Telling Tips is a series of articles from local experts to help you save money, make better decisions and plan for a better future.
Last week, I discussed some ways to tap into your IRA account without the extra 10 percent penalty. Taxes are always due on withdrawals, but certain plans allow you to borrow from your retirement. Borrowing is not an option from the traditional IRA, the Roth IRA, the SEP, or the SIMPLE-IRA, but it is available through your job or self-employment plans if they are a 401(k), profit-sharing, or Keogh plan.
Borrowing from these plans give you access to your money tax-free, and when you repay the loan, you are paying yourself back at a reasonable interest rate as compared to commercial lenders. But, you must pay back the loan and unless it is for your principal residence, it must be paid back within five years. Improvements to your residence, or to buy a second home, or for a home for other family members donot
extend the five year repayment period.
Borrowing Limit: The maximum the law allows you to borrow is the lower of $50,000, or up to half of your ‘vested’ account balance. ‘Vested’ means the money that is yours, even if you leave the company. Generally, your loan is secured by your ‘vested’ account balance.
Note: The 50 percent of your vested account balance is a Labor Department rule, but loans in excess of 50 percent are allowed if additional collateral is provided.
The Negatives: Failing to repay the loan within the required time set by your plan will trigger a report (1099R) to the IRS that you have effectively taken a withdrawal, and if you are not at least 59-and-a-half years of age, you get hit with that 10 percent early withdrawal penalty, plus the income tax on the unpaid portion of the loan (plus state/local taxes). The loan must have at least quarterly payments, and must be paid in full if you leave the company. Finally, you must get your spouse’s approval to take the loan.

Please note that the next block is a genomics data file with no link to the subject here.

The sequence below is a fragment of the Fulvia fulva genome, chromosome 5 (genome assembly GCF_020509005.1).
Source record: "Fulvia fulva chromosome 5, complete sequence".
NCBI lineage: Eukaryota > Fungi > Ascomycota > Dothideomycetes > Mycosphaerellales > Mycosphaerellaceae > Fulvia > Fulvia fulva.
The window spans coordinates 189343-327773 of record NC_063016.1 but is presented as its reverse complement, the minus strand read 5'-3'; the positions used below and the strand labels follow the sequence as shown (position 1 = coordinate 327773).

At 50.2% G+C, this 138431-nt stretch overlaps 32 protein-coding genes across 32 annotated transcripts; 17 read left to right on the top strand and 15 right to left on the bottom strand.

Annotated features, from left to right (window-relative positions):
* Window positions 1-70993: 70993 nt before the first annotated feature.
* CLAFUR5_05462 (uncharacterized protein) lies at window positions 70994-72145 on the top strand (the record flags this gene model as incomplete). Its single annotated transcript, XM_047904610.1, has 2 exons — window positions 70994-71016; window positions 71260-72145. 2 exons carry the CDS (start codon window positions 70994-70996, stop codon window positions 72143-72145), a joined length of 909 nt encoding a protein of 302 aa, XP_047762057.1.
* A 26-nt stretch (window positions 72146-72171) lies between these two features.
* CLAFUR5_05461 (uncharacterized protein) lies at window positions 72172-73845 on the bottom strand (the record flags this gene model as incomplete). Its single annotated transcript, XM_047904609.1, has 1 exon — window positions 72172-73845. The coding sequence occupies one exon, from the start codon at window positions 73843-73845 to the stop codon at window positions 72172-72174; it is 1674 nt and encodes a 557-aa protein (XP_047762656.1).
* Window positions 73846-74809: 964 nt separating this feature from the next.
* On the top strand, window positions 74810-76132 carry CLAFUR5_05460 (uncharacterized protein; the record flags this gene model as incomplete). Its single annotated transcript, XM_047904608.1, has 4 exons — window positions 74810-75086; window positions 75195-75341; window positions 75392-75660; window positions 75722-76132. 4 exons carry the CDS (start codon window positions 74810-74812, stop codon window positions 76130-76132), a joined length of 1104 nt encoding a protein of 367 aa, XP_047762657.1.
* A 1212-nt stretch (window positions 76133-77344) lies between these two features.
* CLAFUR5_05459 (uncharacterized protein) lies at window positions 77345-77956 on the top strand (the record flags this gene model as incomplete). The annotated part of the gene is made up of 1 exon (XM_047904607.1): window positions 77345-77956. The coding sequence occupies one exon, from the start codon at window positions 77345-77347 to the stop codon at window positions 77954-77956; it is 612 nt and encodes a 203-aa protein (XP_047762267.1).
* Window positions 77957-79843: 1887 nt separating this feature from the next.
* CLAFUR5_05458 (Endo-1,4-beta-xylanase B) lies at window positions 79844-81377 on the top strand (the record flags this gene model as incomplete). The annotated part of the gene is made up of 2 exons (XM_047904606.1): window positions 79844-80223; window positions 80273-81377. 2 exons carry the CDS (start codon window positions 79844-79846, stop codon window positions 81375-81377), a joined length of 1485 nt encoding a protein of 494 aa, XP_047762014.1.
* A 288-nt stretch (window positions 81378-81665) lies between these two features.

Deductible Interest? The deductibility of the interest depends on (1) what part of the loan money is being used, and (2) how the money is used.
Part 1: What Part Of The Loan — Yours Or The Company’s — Is Being Used?
You can’t deduct any of the interest if any of the securing money is from elective deferrals. If your 401(k) or 403(b) was funded only by your employer, that is, you did not make any contribution to the plan, then some of the interest may be deductable, as noted below.
Loophole: If you are borrowing the money to purchase a primary or secondary residency, you can deduct the interest if the property is used as collateral.
In addition, if you are considered a ‘key employee,’ the interest is not deductible. A key employee is an officer of the company whose yearly compensation is more than $165,000 for 2012, or, you own more than five percent of the company, or, you own more than one percent of the company and your yearly compensation is more than $165,000.
Part 2: How Is The Money Used?
If you pass the part 1 hoop, then you must be able to trace the loan proceeds to its use, meaning, personal, business, or investment.
Personal: If you borrow the money to acquire or improve your main or secondary home, this loan interest is deductible. It you use it for qualified educational expenses, the interest is not deductable.
Business: If you borrow the money to start or invest in an S-corporation, partnership, or LCC, that is, a business in which you are active, the interest is deductable.
Investment: If you invest your loan proceeds, the interest is deductable to the extent of your investment income, like capital gains, royalties, and earned interest.
There are a number of additional rules and restrictions, so if this is the option you are looking into, check with your human resources department.
Other questions? Please call your tax preparer, or this office at (718) 332-1040 for clarification or help.
Quip: “I’m proud to be paying taxes in the United States. The only thing is, I could be just as proud for half the money.” — Arthur Godfrey
Have a good week.
Joseph Reisman, of Joseph S. Reisman & Associates, has been serving tax prep and business accounting expertise from his Coney Island Avenue office for more than 25 years. Check out the firm’s website.